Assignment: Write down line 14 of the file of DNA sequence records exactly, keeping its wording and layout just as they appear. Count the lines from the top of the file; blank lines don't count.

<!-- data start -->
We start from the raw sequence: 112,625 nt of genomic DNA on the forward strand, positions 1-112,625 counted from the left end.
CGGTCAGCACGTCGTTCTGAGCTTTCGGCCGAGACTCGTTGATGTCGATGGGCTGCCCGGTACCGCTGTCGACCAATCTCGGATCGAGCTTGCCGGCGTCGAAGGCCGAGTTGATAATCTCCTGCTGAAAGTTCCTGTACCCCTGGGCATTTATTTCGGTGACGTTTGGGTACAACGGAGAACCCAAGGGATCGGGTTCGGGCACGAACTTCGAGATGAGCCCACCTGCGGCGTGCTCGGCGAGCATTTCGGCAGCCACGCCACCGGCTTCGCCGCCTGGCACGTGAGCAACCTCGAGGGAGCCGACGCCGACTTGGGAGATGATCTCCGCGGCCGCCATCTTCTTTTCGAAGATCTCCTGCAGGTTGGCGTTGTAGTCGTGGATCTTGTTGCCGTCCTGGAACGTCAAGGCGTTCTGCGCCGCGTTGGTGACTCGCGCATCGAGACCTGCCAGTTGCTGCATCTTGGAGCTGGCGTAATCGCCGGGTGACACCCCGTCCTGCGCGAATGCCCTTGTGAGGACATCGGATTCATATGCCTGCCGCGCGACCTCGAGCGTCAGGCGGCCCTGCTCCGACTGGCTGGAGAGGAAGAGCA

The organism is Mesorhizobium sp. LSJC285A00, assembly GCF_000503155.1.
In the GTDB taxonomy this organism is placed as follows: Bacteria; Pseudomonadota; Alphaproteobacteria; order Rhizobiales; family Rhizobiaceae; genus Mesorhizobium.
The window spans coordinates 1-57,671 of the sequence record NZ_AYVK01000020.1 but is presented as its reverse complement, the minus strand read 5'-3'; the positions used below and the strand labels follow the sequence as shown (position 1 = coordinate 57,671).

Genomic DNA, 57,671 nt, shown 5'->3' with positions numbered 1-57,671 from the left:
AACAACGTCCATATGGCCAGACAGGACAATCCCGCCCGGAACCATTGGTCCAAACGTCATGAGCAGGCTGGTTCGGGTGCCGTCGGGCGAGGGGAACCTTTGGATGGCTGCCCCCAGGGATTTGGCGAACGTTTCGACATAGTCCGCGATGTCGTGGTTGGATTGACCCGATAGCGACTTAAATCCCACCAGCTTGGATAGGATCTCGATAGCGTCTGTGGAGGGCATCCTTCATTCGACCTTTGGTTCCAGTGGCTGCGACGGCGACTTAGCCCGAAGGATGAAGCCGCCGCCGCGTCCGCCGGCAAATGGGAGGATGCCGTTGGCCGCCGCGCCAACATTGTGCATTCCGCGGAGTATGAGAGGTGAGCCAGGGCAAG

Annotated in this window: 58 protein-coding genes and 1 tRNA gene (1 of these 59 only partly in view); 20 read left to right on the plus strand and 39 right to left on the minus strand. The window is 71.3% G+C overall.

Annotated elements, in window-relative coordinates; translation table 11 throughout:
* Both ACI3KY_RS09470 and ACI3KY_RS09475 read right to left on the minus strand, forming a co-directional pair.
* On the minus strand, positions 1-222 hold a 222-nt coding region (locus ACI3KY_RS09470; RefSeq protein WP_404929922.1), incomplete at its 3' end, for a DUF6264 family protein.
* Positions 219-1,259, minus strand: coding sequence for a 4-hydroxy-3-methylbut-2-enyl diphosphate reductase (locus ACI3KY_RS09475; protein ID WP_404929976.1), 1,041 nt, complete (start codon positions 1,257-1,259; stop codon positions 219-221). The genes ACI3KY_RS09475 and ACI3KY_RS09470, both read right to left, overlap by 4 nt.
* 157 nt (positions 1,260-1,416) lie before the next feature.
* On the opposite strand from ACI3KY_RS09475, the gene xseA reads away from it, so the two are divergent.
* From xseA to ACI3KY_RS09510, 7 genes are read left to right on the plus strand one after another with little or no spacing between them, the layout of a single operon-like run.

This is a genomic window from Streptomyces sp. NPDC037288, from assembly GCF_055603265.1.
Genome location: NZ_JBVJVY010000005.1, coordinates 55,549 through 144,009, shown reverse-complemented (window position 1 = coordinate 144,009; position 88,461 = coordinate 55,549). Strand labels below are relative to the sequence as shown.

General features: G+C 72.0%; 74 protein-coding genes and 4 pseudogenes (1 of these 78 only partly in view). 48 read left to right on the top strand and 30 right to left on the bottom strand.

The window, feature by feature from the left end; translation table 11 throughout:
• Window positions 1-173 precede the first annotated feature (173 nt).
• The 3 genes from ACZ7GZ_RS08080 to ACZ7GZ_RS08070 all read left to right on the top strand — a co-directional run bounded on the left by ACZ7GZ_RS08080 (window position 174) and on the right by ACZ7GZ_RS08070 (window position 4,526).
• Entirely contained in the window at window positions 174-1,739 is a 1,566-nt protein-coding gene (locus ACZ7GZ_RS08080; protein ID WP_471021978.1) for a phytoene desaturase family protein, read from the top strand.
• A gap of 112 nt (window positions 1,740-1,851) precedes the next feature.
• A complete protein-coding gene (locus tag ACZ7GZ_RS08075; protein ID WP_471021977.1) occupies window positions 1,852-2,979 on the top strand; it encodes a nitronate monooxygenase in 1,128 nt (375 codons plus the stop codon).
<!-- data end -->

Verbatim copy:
* On the opposite strand from ACI3KY_RS09475, the gene xseA reads away from it, so the two are divergent.